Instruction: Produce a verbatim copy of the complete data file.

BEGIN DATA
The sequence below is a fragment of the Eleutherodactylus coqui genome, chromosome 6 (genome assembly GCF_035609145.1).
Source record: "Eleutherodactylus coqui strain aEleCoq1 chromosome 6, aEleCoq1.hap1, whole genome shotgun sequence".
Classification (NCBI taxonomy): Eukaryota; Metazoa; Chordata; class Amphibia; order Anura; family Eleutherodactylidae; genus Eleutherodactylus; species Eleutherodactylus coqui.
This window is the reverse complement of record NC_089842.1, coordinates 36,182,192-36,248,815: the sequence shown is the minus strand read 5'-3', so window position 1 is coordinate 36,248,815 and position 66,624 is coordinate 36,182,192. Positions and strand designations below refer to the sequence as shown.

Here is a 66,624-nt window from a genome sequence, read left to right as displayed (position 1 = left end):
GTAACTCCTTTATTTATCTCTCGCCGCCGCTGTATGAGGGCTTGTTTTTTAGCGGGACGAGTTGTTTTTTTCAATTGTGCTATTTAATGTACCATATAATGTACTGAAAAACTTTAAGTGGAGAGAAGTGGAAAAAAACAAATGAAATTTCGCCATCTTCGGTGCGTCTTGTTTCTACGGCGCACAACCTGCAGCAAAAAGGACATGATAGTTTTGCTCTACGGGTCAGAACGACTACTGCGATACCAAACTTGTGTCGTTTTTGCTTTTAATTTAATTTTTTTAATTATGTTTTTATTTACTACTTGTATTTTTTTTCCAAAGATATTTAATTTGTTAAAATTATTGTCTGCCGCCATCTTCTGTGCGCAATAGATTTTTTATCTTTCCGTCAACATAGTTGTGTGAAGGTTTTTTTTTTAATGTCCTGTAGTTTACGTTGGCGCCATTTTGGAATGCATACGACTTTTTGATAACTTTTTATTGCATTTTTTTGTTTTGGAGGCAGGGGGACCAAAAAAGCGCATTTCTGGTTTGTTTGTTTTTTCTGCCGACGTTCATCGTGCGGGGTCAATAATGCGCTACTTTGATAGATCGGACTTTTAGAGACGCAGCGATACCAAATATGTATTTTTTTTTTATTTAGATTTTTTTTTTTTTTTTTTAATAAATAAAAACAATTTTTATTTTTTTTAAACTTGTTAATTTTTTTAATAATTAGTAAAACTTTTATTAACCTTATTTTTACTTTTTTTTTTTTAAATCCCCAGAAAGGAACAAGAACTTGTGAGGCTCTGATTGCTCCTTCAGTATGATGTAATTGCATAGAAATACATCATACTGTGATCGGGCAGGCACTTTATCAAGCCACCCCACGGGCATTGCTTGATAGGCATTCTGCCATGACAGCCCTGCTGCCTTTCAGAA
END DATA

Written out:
The sequence below is a fragment of the Eleutherodactylus coqui genome, chromosome 6 (genome assembly GCF_035609145.1).
Source record: "Eleutherodactylus coqui strain aEleCoq1 chromosome 6, aEleCoq1.hap1, whole genome shotgun sequence".
Classification (NCBI taxonomy): Eukaryota; Metazoa; Chordata; class Amphibia; order Anura; family Eleutherodactylidae; genus Eleutherodactylus; species Eleutherodactylus coqui.
This window is the reverse complement of record NC_089842.1, coordinates 36,182,192-36,248,815: the sequence shown is the minus strand read 5'-3', so window position 1 is coordinate 36,248,815 and position 66,624 is coordinate 36,182,192. Positions and strand designations below refer to the sequence as shown.

Here is a 66,624-nt window from a genome sequence, read left to right as displayed (position 1 = left end):
GTAACTCCTTTATTTATCTCTCGCCGCCGCTGTATGAGGGCTTGTTTTTTAGCGGGACGAGTTGTTTTTTTCAATTGTGCTATTTAATGTACCATATAATGTACTGAAAAACTTTAAGTGGAGAGAAGTGGAAAAAAACAAATGAAATTTCGCCATCTTCGGTGCGTCTTGTTTCTACGGCGCACAACCTGCAGCAAAAAGGACATGATAGTTTTGCTCTACGGGTCAGAACGACTACTGCGATACCAAACTTGTGTCGTTTTTGCTTTTAATTTAATTTTTTTAATTATGTTTTTATTTACTACTTGTATTTTTTTTCCAAAGATATTTAATTTGTTAAAATTATTGTCTGCCGCCATCTTCTGTGCGCAATAGATTTTTTATCTTTCCGTCAACATAGTTGTGTGAAGGTTTTTTTTTTAATGTCCTGTAGTTTACGTTGGCGCCATTTTGGAATGCATACGACTTTTTGATAACTTTTTATTGCATTTTTTTGTTTTGGAGGCAGGGGGACCAAAAAAGCGCATTTCTGGTTTGTTTGTTTTTTCTGCCGACGTTCATCGTGCGGGGTCAATAATGCGCTACTTTGATAGATCGGACTTTTAGAGACGCAGCGATACCAAATATGTATTTTTTTTTTATTTAGATTTTTTTTTTTTTTTTTTAATAAATAAAAACAATTTTTATTTTTTTTAAACTTGTTAATTTTTTTAATAATTAGTAAAACTTTTATTAACCTTATTTTTACTTTTTTTTTTTTAAATCCCCAGAAAGGAACAAGAACTTGTGAGGCTCTGATTGCTCCTTCAGTATGATGTAATTGCATAGAAATACATCATACTGTGATCGGGCAGGCACTTTATCAAGCCACCCCACGGGCATTGCTTGATAGGCATTCTGCCATGACAGCCCTGCTGCCTTTCAGAA